Pernambucan Revolution (1817) Confederation of the Equator (1824) Bahian Federalist Revolution (1832) Rio Grande (Farroupilha) Republic (1835-1845) Sabinada Revolt (1837-1839) Catarina (Juliana) Republic (1839 - 40)
Indian wars in Paraguay Tuesday, 1/2/07, 10:23 AM
¿During the annual monsoons flotillas of gold- miners traveled the bloated rivers, but in 1725 the Paiagua annihilated a convoy of two hundred people near the mouth of the Chanes River. They continued to attack each year, and a major battle took place in June 1730 when 400 people from Cuiaba transporting 60 arrobas (900 kilos) of gold were ambushed by hundreds of Paiagua; the battle lasted 29 hours, and most in the flotilla were killed. King Joao V issued proclamations of a just war and authorized the enslavement of captives, and in 1734 Manoel Ruiz de Carvalho led 842 men in 28 war- canoes from Cuiaba. After killing forty Paiagua sentries in their camp, they ambushed the Paiagua using 200 muskets. They slaughtered 600 Paiagua and sent 240 captives to be slaves in the mines. Yet during the 1735 monsoon the Paiagua killed or captured all but four people in a convoy of fifty canoes. The attacks became less frequent, but they went on until the 1780s when a few remaining Paiaguas took refuge with the Spaniards on an island reservation near Asuncion¿
Web Site: Sanderson Beck
The Ecuadorean revolt 1820 ¿ 1. Wednesday, 3/22/06, 9:52 AM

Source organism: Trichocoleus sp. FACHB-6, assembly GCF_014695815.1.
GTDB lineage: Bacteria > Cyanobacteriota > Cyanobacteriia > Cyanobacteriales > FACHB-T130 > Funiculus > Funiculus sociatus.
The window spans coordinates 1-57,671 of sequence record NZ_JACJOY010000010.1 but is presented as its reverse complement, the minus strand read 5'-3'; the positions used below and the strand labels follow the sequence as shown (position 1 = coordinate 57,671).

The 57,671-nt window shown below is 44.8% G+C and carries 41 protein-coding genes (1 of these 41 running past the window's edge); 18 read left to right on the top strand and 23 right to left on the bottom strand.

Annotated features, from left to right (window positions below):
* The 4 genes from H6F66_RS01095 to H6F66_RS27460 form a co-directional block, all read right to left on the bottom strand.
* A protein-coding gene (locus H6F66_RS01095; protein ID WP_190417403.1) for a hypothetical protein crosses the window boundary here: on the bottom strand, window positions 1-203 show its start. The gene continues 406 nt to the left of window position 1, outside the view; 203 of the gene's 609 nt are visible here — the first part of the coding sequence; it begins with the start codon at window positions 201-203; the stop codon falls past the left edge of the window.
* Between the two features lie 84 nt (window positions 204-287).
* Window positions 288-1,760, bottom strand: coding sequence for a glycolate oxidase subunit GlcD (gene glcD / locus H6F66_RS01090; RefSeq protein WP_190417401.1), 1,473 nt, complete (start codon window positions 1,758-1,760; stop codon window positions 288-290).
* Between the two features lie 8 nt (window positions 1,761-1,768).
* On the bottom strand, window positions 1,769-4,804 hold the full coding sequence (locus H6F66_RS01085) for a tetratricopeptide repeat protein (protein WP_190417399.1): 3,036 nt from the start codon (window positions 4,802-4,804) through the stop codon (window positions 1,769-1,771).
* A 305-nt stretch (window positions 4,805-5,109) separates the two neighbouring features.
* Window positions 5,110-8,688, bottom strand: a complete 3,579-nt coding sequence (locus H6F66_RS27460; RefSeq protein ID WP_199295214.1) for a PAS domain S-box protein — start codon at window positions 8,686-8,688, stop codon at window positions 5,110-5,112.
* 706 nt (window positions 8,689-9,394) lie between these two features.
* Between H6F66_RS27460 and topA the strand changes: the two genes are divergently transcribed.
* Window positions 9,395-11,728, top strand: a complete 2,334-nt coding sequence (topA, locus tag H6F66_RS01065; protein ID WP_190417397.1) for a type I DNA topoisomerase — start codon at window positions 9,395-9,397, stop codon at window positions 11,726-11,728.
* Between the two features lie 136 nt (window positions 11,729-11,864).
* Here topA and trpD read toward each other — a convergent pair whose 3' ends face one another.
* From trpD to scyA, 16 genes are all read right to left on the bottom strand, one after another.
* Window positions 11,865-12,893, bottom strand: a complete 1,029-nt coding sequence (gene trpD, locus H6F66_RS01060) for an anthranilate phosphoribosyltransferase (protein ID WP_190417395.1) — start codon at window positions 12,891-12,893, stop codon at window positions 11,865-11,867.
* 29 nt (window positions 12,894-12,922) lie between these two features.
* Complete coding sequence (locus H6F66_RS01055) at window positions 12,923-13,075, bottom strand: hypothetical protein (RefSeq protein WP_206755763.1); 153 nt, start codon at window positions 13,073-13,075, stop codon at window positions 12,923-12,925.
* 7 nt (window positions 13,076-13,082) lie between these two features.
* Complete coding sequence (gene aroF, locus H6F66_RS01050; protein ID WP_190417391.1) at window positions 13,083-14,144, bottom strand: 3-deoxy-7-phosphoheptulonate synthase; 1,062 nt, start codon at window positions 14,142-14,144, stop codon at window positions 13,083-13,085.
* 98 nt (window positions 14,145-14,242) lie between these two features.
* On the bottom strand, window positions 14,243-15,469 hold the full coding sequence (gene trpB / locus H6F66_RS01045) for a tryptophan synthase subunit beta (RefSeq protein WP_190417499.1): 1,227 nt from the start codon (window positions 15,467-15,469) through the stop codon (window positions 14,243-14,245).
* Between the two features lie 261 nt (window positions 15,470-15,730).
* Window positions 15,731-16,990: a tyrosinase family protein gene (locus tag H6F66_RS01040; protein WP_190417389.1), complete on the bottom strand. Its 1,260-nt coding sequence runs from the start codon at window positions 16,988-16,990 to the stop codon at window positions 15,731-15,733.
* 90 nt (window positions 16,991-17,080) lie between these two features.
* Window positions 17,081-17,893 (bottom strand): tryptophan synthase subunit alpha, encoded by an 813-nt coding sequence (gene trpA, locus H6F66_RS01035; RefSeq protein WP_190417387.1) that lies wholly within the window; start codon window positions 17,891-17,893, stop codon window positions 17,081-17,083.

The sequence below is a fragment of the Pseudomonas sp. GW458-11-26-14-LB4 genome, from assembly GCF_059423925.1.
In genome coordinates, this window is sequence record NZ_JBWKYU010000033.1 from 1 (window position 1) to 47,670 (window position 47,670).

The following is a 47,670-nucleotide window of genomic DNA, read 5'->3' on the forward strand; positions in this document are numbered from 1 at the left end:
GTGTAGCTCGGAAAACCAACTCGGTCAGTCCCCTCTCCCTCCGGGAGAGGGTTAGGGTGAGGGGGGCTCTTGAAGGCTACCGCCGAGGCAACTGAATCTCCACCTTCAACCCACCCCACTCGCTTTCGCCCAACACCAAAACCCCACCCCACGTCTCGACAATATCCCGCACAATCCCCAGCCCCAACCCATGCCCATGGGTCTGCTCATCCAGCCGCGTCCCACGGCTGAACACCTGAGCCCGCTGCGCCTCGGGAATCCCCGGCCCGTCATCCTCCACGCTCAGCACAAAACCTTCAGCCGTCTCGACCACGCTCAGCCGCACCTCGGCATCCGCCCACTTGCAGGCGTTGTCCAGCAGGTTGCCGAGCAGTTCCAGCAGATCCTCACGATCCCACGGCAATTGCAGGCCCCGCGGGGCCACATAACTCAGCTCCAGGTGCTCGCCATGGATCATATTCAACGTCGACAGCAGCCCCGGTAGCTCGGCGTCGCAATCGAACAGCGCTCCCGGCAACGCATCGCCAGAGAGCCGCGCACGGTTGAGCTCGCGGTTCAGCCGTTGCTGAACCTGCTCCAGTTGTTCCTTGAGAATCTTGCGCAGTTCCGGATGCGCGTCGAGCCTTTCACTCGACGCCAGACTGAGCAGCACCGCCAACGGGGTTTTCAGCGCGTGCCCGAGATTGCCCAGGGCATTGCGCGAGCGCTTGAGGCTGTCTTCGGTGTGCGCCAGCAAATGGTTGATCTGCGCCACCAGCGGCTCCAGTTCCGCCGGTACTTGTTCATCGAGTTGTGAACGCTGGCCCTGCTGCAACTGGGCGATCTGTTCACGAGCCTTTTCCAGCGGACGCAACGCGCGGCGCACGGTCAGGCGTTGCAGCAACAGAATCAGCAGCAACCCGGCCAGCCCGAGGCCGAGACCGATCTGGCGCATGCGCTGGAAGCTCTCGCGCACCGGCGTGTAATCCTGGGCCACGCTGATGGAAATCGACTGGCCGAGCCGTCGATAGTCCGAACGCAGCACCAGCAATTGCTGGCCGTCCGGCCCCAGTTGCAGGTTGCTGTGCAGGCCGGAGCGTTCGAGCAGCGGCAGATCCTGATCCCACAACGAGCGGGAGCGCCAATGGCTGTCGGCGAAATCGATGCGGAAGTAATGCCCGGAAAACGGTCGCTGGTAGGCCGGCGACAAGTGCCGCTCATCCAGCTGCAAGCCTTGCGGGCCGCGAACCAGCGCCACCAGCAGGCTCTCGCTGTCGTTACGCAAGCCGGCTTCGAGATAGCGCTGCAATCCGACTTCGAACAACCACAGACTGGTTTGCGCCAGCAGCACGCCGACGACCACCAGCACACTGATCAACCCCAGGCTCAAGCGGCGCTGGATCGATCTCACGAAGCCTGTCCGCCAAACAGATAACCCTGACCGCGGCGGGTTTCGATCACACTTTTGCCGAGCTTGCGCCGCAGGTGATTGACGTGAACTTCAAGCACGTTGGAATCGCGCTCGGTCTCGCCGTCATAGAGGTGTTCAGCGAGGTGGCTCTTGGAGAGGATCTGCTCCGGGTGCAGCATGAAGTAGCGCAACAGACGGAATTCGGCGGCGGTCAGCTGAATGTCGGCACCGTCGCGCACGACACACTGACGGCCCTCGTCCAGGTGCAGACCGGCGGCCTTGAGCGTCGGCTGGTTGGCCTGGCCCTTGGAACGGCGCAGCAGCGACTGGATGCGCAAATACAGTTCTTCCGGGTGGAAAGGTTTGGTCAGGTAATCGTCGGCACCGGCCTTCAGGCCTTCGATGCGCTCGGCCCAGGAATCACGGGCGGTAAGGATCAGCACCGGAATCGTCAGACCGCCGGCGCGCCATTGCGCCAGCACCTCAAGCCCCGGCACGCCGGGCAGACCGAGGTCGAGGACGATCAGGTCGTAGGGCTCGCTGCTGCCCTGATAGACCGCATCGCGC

The Division Protectora de Quito, under the command of Colonel Luis Urdaneta, began its advance out of the coastal plain towards the Highlands, and pushed back a Royalist covering force on November 9, 1820, at Camino Real, a strategic mountain pass along the road from Guayaquil to Guaranda. An army of around 5,000 troops, under the command of veteran Spanish Colonel Francisco González, was dispatched south to deal with the 2,000 troops-strong patriot army, now in Ambato. In the Battle of Huachi, on November 22, 1820, the Royalist army inflicted a severe defeat on Urdaneta's force, which had to fall back to Babahoyo, on the coastal plains. The Spanish army continued its advance south, towards Cuenca, retaking towns along the way. On December 20, 1820, after the defenders of the city were defeated at the Battle of Verdeloma, Cuenca was retaken by the Royalist army. The authorities in Guayaquil desperately organized reinforcements -300 men altogether, including some 50 cavalry-, ordering it to make a final stand at Babahoyo. As the Royalist army didn't seem inclined to come down to the plains to meet them, the patriots sent some guerrilla bands back into the highlands, who were ambushed and massacred on January 3, 1821 at the Battle of Tanizagua. In February, 1821, the foreign aid requested by the Junta de Guayaquil finally materialized under General José Mires, sent by General Simón Bolívar, President of Colombia. Mires brought along with him 1,000 muskets; 50,000 musket rounds; 500 sabers, and 100 pairs of pistols. Mires¿ instructions were to liberate Quito. Bolívar would begin a simultaneous campaign from the north. Bolívar's right-hand man, Antonio José de Sucre, arrived in Guayaquil, bringing with him 700 reinforcements. By July, 1821, Sucre, around Babahoyo, was ready to advance on the highlands as soon as the weather allowed. Aymerich pre-empted this with a pincer movement: he would lead his Army from Guaranda down to Babahoyo, while Colonel González, coming from the southern highlands down to Yaguachi, would attack the flank. Sucre, privy to Aymerich's intentions thanks to a well-developed espionage network, sent Mires to deal with González. The encounter, which ended up destroying Gonzalez's force, took place near the town of Cone, on August 19, 1821. Upon hearing the news, Aymerich retraced his steps and headed back to the highlands. Sucre advanced up to the highlands, his main force occupying Guaranda on September 2, 1821. Aymerich moved to block any further progress, and in the Second Battle of Huachi, which took place on September 12, 1821, annihilated Sucre's infantry. The patriot forces lost 800 men, mostly killed, plus 50 prisoners, among them General Mires. As Second Huachi had also taken a heavy toll on the Royalists, Aymerich decided against exploiting his victory with an advance on the coastal plains. On November 19, 1821, a 90-day armistice was signed at Babahoyo.